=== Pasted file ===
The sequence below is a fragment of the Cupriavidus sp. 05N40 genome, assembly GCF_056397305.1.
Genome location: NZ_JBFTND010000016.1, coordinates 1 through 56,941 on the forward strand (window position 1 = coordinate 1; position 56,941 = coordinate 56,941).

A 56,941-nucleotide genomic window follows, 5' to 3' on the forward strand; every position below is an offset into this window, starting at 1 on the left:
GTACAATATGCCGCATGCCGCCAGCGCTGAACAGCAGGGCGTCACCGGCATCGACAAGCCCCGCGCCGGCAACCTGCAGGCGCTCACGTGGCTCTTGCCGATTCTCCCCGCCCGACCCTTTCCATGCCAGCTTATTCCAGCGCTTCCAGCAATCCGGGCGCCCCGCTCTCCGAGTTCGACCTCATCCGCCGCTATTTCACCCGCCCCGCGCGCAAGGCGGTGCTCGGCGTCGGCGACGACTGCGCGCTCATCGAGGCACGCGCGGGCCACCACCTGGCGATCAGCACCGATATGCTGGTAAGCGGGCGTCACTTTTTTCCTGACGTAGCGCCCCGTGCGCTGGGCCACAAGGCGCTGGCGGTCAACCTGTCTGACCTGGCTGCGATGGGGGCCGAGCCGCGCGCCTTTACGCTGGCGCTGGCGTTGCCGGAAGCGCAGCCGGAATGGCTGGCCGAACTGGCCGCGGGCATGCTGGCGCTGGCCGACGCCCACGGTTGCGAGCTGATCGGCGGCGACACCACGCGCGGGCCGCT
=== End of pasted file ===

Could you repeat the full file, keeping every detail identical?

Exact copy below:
The sequence below is a fragment of the Cupriavidus sp. 05N40 genome, assembly GCF_056397305.1.
Genome location: NZ_JBFTND010000016.1, coordinates 1 through 56,941 on the forward strand (window position 1 = coordinate 1; position 56,941 = coordinate 56,941).

A 56,941-nucleotide genomic window follows, 5' to 3' on the forward strand; every position below is an offset into this window, starting at 1 on the left:
GTACAATATGCCGCATGCCGCCAGCGCTGAACAGCAGGGCGTCACCGGCATCGACAAGCCCCGCGCCGGCAACCTGCAGGCGCTCACGTGGCTCTTGCCGATTCTCCCCGCCCGACCCTTTCCATGCCAGCTTATTCCAGCGCTTCCAGCAATCCGGGCGCCCCGCTCTCCGAGTTCGACCTCATCCGCCGCTATTTCACCCGCCCCGCGCGCAAGGCGGTGCTCGGCGTCGGCGACGACTGCGCGCTCATCGAGGCACGCGCGGGCCACCACCTGGCGATCAGCACCGATATGCTGGTAAGCGGGCGTCACTTTTTTCCTGACGTAGCGCCCCGTGCGCTGGGCCACAAGGCGCTGGCGGTCAACCTGTCTGACCTGGCTGCGATGGGGGCCGAGCCGCGCGCCTTTACGCTGGCGCTGGCGTTGCCGGAAGCGCAGCCGGAATGGCTGGCCGAACTGGCCGCGGGCATGCTGGCGCTGGCCGACGCCCACGGTTGCGAGCTGATCGGCGGCGACACCACGCGCGGGCCGCT